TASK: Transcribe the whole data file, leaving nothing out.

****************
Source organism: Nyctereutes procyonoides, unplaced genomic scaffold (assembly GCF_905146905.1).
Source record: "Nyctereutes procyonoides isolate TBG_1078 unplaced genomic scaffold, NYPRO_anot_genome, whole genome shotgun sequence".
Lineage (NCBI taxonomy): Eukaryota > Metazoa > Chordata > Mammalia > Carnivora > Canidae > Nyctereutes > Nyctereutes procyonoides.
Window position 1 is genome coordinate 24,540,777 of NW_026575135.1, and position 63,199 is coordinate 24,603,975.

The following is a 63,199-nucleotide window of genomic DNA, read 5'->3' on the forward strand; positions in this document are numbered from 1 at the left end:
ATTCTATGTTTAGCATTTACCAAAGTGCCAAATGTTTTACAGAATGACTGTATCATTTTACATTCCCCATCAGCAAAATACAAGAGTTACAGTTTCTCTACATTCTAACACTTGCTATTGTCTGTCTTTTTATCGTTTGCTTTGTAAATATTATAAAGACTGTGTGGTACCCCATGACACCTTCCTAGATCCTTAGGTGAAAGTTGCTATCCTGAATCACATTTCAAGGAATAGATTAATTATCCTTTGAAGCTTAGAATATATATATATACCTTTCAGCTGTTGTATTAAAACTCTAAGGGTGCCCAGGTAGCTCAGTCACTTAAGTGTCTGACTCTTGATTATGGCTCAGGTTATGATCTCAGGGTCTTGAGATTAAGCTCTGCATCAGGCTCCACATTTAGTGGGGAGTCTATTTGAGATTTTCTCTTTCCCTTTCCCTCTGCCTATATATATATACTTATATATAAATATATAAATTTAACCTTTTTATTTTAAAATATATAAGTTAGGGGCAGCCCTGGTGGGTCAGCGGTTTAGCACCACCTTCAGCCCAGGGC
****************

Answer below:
Source organism: Nyctereutes procyonoides, unplaced genomic scaffold (assembly GCF_905146905.1).
Source record: "Nyctereutes procyonoides isolate TBG_1078 unplaced genomic scaffold, NYPRO_anot_genome, whole genome shotgun sequence".
Lineage (NCBI taxonomy): Eukaryota > Metazoa > Chordata > Mammalia > Carnivora > Canidae > Nyctereutes > Nyctereutes procyonoides.
Window position 1 is genome coordinate 24,540,777 of NW_026575135.1, and position 63,199 is coordinate 24,603,975.

The following is a 63,199-nucleotide window of genomic DNA, read 5'->3' on the forward strand; positions in this document are numbered from 1 at the left end:
ATTCTATGTTTAGCATTTACCAAAGTGCCAAATGTTTTACAGAATGACTGTATCATTTTACATTCCCCATCAGCAAAATACAAGAGTTACAGTTTCTCTACATTCTAACACTTGCTATTGTCTGTCTTTTTATCGTTTGCTTTGTAAATATTATAAAGACTGTGTGGTACCCCATGACACCTTCCTAGATCCTTAGGTGAAAGTTGCTATCCTGAATCACATTTCAAGGAATAGATTAATTATCCTTTGAAGCTTAGAATATATATATATACCTTTCAGCTGTTGTATTAAAACTCTAAGGGTGCCCAGGTAGCTCAGTCACTTAAGTGTCTGACTCTTGATTATGGCTCAGGTTATGATCTCAGGGTCTTGAGATTAAGCTCTGCATCAGGCTCCACATTTAGTGGGGAGTCTATTTGAGATTTTCTCTTTCCCTTTCCCTCTGCCTATATATATATACTTATATATAAATATATAAATTTAACCTTTTTATTTTAAAATATATAAGTTAGGGGCAGCCCTGGTGGGTCAGCGGTTTAGCACCACCTTCAGCCCAGGGC